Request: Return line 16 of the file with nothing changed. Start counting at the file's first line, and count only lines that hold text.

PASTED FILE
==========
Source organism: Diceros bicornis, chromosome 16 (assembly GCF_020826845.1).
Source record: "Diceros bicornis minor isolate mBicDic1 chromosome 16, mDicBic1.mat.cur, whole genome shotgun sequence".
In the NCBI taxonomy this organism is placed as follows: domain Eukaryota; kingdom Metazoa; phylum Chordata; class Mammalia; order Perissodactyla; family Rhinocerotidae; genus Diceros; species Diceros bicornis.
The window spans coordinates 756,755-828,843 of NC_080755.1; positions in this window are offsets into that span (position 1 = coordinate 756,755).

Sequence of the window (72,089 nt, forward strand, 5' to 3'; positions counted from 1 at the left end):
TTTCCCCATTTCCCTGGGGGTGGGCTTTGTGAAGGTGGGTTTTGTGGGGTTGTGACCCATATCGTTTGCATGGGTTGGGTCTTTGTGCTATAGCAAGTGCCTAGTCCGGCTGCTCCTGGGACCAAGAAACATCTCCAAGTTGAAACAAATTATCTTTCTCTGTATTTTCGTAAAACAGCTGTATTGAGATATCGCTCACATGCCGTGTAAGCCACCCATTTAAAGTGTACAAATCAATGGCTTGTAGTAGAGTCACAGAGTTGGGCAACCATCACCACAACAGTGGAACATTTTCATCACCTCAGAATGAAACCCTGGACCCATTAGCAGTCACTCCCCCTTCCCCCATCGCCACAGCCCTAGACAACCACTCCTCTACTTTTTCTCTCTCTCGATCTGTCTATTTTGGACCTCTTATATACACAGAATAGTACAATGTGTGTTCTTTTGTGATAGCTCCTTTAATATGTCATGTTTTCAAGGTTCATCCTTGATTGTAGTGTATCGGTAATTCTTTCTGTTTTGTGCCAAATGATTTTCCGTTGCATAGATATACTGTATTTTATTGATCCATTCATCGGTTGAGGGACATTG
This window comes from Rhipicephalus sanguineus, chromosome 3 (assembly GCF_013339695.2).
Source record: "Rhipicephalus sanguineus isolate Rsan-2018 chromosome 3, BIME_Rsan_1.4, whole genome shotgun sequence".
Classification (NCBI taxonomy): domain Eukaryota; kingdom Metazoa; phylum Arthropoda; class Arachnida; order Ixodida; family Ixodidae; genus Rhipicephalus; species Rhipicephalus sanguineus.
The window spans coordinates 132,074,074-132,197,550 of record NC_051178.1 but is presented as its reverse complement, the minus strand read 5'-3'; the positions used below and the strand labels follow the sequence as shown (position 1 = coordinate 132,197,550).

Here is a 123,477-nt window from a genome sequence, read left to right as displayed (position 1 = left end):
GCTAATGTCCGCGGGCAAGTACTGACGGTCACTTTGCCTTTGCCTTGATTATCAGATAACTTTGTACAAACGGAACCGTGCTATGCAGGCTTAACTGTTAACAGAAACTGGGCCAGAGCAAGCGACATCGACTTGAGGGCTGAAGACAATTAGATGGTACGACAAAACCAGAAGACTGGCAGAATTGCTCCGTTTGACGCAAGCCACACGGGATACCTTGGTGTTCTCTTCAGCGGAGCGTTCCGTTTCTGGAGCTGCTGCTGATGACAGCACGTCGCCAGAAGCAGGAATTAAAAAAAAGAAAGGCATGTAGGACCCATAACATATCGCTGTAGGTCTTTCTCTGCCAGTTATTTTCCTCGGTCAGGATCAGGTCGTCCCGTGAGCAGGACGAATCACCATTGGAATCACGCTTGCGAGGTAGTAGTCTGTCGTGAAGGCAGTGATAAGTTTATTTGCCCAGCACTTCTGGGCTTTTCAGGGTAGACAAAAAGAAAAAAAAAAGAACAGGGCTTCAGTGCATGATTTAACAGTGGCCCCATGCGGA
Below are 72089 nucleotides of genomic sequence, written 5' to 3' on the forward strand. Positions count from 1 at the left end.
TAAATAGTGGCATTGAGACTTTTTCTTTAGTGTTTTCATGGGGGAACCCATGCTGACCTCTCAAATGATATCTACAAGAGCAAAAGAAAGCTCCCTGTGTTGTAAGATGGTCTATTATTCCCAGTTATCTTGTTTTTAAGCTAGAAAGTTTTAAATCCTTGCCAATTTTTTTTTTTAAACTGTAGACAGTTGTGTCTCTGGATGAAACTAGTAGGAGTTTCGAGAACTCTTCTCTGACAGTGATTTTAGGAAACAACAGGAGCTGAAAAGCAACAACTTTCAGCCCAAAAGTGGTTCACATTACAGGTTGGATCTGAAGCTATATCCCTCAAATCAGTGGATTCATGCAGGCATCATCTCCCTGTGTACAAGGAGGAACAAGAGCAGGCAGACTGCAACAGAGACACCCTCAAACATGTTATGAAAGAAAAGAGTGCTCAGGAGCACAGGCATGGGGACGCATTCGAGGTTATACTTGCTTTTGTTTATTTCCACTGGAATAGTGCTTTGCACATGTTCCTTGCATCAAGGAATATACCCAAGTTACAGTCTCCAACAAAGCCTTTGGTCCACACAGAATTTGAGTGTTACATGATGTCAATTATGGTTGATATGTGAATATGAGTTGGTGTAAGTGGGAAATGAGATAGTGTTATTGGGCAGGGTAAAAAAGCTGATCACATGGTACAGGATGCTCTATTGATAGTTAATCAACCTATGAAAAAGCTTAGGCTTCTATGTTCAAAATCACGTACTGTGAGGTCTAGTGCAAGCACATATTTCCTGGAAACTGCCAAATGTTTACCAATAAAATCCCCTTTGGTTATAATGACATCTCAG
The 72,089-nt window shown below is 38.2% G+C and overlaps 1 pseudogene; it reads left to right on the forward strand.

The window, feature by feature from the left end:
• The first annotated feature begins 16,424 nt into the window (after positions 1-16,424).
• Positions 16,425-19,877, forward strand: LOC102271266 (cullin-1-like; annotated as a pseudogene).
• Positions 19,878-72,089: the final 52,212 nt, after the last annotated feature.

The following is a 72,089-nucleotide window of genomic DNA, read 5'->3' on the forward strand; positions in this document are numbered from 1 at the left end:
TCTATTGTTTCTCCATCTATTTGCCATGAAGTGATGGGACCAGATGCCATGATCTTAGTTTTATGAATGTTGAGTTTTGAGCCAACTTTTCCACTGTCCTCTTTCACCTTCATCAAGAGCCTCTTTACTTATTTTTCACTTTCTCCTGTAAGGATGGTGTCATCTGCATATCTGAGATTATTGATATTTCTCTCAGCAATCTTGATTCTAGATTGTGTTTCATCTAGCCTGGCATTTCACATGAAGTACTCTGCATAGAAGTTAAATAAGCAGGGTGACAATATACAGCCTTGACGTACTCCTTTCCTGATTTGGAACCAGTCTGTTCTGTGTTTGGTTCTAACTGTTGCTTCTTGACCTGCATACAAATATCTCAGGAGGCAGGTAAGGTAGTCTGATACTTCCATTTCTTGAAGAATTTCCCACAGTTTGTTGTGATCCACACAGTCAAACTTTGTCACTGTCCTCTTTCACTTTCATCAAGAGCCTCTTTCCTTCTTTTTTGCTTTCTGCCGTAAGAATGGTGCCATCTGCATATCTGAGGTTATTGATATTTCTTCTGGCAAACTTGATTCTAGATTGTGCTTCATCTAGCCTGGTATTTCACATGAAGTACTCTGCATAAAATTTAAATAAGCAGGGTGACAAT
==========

The window, feature by feature from the left end: